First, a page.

Capt. Charlie Lorains

Seniority date 26/04/1936


Indefinite leave 1970


Retirement date 1975


One has to wonder how Charlie Lorains ever came to be in Union-Castle Line for a more unlikely man to want to be on a passenger ship it is difficult to imagine. From Robin Hoods Bay, a small village overlooking the North Sea and home to generations of sea captains Charlie would have been your typical tramp ship master. His meanness was legendary, sailing from Cape Town he bellowed from the bridge “so and so can knock off Mr. Mate, he’s done his eight hours!”


Charlie was a very lonely man; he spent much of his evening on the bridge regaling me with tales of his financial acumen, not in pounds but pennies.   He told me one evening how one frequently found the odd penny in the binnacle, just how such a coin could get there was a mystery to me.   One evening we had run into a steep swell, the ship was pitching heavily and after one bounce heavier than most the helmsman told me that the compass was broken.   We did not have a gyro, steering was by magnetic compass and on the old ‘Rochester Castle’ it was dry card, the card had jumped off the needle.   Charlie found me scrabbling in the chartroom locker for the spare compass.   After explaining the circumstances to Charlie his face brightened, “E’ lad, now’s the chance to clean out the binnacle”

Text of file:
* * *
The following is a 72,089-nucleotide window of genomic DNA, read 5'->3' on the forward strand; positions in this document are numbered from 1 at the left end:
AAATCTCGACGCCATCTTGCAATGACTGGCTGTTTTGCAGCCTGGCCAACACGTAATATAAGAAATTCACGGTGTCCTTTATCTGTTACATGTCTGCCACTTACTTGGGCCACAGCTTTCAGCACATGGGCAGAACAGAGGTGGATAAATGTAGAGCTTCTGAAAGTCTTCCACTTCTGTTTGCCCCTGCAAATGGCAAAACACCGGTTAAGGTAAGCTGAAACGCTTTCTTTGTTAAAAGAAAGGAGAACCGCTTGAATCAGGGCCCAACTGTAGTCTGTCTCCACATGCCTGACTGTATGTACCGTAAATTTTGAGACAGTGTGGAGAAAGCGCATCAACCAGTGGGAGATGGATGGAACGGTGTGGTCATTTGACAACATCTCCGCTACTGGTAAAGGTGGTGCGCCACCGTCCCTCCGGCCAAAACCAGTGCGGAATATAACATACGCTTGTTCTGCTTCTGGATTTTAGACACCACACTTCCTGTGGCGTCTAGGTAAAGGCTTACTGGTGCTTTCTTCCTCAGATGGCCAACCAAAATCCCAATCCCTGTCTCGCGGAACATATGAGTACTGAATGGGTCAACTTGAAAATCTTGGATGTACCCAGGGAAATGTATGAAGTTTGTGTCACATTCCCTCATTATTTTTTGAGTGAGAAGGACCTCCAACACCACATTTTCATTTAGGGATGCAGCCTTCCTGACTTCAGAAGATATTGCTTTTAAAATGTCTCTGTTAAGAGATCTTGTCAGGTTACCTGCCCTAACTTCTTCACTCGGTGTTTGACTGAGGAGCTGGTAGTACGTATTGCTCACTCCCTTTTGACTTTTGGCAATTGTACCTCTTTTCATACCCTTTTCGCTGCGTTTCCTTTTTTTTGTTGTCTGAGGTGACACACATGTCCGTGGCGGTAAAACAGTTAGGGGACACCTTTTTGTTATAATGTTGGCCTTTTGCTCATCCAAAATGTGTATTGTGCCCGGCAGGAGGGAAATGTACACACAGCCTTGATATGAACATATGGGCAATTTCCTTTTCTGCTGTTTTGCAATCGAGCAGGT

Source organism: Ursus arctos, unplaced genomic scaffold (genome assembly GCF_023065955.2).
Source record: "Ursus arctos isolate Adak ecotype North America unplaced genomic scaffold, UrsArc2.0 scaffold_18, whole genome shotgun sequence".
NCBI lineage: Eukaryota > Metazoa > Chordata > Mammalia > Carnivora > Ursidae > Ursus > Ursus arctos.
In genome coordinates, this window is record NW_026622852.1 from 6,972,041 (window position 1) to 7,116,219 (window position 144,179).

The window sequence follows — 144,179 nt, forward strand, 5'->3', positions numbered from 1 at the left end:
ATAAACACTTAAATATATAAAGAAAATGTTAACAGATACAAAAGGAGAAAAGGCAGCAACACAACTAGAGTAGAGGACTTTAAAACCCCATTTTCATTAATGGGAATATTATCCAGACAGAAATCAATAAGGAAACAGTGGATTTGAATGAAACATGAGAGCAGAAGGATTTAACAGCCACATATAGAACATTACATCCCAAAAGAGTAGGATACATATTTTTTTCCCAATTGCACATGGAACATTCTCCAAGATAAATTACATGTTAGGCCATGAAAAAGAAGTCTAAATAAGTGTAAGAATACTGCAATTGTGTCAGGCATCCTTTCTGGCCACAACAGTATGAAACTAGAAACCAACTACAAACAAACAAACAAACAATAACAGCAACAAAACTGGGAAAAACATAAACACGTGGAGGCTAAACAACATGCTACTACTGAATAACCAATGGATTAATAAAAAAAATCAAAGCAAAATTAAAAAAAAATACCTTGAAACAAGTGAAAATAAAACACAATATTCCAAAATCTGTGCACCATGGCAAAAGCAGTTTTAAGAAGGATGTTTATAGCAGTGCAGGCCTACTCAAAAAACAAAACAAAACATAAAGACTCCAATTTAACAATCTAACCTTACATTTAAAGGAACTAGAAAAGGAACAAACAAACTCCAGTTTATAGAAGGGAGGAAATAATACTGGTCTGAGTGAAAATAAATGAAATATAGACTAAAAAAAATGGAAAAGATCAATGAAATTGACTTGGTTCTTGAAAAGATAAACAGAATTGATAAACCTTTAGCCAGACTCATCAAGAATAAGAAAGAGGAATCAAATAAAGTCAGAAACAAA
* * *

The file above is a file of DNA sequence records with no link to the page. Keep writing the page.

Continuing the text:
Without more ado Charlie was scooping out handfuls of dog-ends, smoking on the bridge was strictly forbidden and the binnacle made a handy ashtray, when with a cry of triumph Charlie produced a dirty penny piece.  “E, what did I tell you lad?”    I had to listen all the way back to England how lucky that evening was!


Another proud boast of Charlie’s which if true was remarkable, was that during the entire war he had never seen a shot fired in anger.   I find that very hard to believe but Charlie told it to me a number of times.


Charlie was held to ridicule by all in the Company, but to be honest I was sorry for him because he had found himself in the company of people alien to him, unable to understand him and he them.   He simply could not understand why he was always passed over for promotion to a passenger ship, Captain Hort, the very antithesis to Charlie had been given command of a mail ship.  Poor Charlie all he could say was “that b…….d ’Ort, ’es junior to me!”  


(O.G. Keen)     

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